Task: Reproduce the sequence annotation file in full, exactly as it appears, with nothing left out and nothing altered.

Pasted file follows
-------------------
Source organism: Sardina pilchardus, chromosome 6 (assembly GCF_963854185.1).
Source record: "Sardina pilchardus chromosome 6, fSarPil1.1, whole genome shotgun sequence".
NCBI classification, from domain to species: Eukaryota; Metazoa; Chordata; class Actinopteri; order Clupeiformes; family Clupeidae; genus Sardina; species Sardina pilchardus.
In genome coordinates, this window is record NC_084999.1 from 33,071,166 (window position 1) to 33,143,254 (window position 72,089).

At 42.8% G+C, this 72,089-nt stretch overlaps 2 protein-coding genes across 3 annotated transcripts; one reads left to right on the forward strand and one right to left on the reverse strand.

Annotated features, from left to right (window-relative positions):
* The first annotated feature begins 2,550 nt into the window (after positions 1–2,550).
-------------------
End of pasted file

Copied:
Source organism: Sardina pilchardus, chromosome 6 (assembly GCF_963854185.1).
Source record: "Sardina pilchardus chromosome 6, fSarPil1.1, whole genome shotgun sequence".
NCBI classification, from domain to species: Eukaryota; Metazoa; Chordata; class Actinopteri; order Clupeiformes; family Clupeidae; genus Sardina; species Sardina pilchardus.
In genome coordinates, this window is record NC_084999.1 from 33,071,166 (window position 1) to 33,143,254 (window position 72,089).

At 42.8% G+C, this 72,089-nt stretch overlaps 2 protein-coding genes across 3 annotated transcripts; one reads left to right on the forward strand and one right to left on the reverse strand.

Annotated features, from left to right (window-relative positions):
* The first annotated feature begins 2,550 nt into the window (after positions 1–2,550).